Land rights and conflict

Land disputes have fuelled violence throughout human history. As a source of survival and wealth, as well as a key building block for community and identity, land frequently takes on deep socio-economic, emotional, spiritual and symbolic meaning, making it a fiercely contested resource.

Research shows that underlying land problems, including tenure insecurity, can stall development. When these problems are allowed to fester, they often stir up inter-communal tensions between marginalised groups, which can boil over into violent conflicts that disrupt lives and destabilise the region further. Many of the world’s most violent and intractable recent conflagrations have had their roots in longstanding tensions over land access.

The global demand for land continues to increase, along with the need for agricultural and other products to sustain the world’s growing population, heaping further pressure on rural and forest-dwelling communities. Private companies have been buying large areas of public land – often ignoring customary rights –fuelling tensions with local populations, which in turn threaten lives and investments.

“Tenure risk” – the financial danger associated with transferring land rights without the consent of affected communities – is slowly being recognised by the private sector as a significant problem. Securing and protecting the land rights and livelihoods of the poorest and most marginalised sectors of society is an essential first step to sustainable development and economic stability.

Research demonstrates that 93–99 percent of concessions in emerging markets are inhabited. In fact, tenure risk is nearly ubiquitous in developing countries, and contested land claims can lead to conflict, regulatory disputes, and project delays that increase operating costs and can even lead to project abandonment.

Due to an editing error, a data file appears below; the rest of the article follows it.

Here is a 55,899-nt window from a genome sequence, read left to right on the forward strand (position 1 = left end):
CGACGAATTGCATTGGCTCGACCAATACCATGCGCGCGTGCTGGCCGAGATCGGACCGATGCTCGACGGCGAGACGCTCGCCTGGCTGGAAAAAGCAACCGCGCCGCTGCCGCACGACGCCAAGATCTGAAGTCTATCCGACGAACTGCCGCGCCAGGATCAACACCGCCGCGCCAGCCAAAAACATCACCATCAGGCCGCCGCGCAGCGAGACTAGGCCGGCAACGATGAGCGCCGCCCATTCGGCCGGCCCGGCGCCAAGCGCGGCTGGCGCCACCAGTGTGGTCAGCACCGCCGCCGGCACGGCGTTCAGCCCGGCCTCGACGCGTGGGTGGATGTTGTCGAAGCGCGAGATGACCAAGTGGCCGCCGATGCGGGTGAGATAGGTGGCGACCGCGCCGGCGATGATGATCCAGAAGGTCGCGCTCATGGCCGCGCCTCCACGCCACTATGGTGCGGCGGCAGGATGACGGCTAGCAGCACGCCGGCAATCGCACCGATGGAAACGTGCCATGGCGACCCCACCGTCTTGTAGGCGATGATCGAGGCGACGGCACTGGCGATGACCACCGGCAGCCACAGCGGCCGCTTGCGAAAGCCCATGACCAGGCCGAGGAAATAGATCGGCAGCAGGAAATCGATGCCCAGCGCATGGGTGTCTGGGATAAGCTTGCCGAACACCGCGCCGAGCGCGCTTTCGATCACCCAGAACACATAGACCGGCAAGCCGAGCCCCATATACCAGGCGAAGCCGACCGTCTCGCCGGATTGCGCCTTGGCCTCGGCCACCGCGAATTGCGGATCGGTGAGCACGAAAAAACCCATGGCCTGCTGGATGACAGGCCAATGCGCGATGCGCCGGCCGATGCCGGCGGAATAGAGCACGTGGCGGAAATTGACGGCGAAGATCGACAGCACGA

The land-related drivers of conflict are complex and multi-layered. Land is intimately tied to the use and control of natural resources found there — water, timber, carbon, oil, and minerals. As a result, stronger communal land rights allow communities to better manage the resources contained within their territories.

Countries where the majority of land is claimed by the state are more likely to fall into the World Bank’s “fragile” classification than countries where communities have a higher percentage of ownership. The UN Environment Programme (UNEP) found that 40 percent of all internal conflicts are related to natural resources and that such areas are twice as likely to experience renewed episodes of conflict within five years. UNEP also noted that the way natural resources are allocated can “make or break” a peace agreement. Securing land and resource rights for local peoples is a crucial component of post-conflict peacebuilding.

Peace and prosperity require secure, protected land and resource rights for the benefit of the 2.5 billion community land holders who rely directly on these resources, and the billions more who want stable societies, sustainable and equitable economic growth, and delivery of the Sustainable Development Goals and the Paris Agreement.

The Tenure Facility works with its partners to address land rights conflict related challenges. We also facilitate the implementation of free, prior and informed consent requirements for extractive and other infrastructure projects, a right enshrined in the International Labour Organization’s Convention No. 169 on Indigenous and Tribal Peoples. This mitigates future conflict by ensuring communities are consulted about projects, whilst providing a forum for addressing human rights violations.

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